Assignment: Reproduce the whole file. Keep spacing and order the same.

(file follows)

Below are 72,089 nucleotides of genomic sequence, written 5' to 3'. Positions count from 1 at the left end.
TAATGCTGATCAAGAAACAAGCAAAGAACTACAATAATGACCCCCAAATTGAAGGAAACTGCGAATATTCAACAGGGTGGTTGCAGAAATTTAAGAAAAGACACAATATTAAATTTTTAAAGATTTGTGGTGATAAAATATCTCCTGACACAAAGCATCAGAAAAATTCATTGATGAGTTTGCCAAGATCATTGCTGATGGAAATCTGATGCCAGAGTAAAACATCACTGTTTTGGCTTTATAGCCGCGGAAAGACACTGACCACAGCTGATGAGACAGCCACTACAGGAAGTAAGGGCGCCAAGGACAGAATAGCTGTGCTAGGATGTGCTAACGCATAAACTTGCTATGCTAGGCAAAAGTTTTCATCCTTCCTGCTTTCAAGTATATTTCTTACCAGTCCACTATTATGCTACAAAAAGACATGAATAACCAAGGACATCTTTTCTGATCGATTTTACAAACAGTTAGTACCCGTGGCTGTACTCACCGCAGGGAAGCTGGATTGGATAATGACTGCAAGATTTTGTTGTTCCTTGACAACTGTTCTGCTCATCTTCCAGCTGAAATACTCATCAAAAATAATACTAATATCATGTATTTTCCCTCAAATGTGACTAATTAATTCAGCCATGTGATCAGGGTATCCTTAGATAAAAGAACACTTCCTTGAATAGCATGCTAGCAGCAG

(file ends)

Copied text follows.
Below are 72,089 nucleotides of genomic sequence, written 5' to 3'. Positions count from 1 at the left end.
TAATGCTGATCAAGAAACAAGCAAAGAACTACAATAATGACCCCCAAATTGAAGGAAACTGCGAATATTCAACAGGGTGGTTGCAGAAATTTAAGAAAAGACACAATATTAAATTTTTAAAGATTTGTGGTGATAAAATATCTCCTGACACAAAGCATCAGAAAAATTCATTGATGAGTTTGCCAAGATCATTGCTGATGGAAATCTGATGCCAGAGTAAAACATCACTGTTTTGGCTTTATAGCCGCGGAAAGACACTGACCACAGCTGATGAGACAGCCACTACAGGAAGTAAGGGCGCCAAGGACAGAATAGCTGTGCTAGGATGTGCTAACGCATAAACTTGCTATGCTAGGCAAAAGTTTTCATCCTTCCTGCTTTCAAGTATATTTCTTACCAGTCCACTATTATGCTACAAAAAGACATGAATAACCAAGGACATCTTTTCTGATCGATTTTACAAACAGTTAGTACCCGTGGCTGTACTCACCGCAGGGAAGCTGGATTGGATAATGACTGCAAGATTTTGTTGTTCCTTGACAACTGTTCTGCTCATCTTCCAGCTGAAATACTCATCAAAAATAATACTAATATCATGTATTTTCCCTCAAATGTGACTAATTAATTCAGCCATGTGATCAGGGTATCCTTAGATAAAAGAACACTTCCTTGAATAGCATGCTAGCAGCAG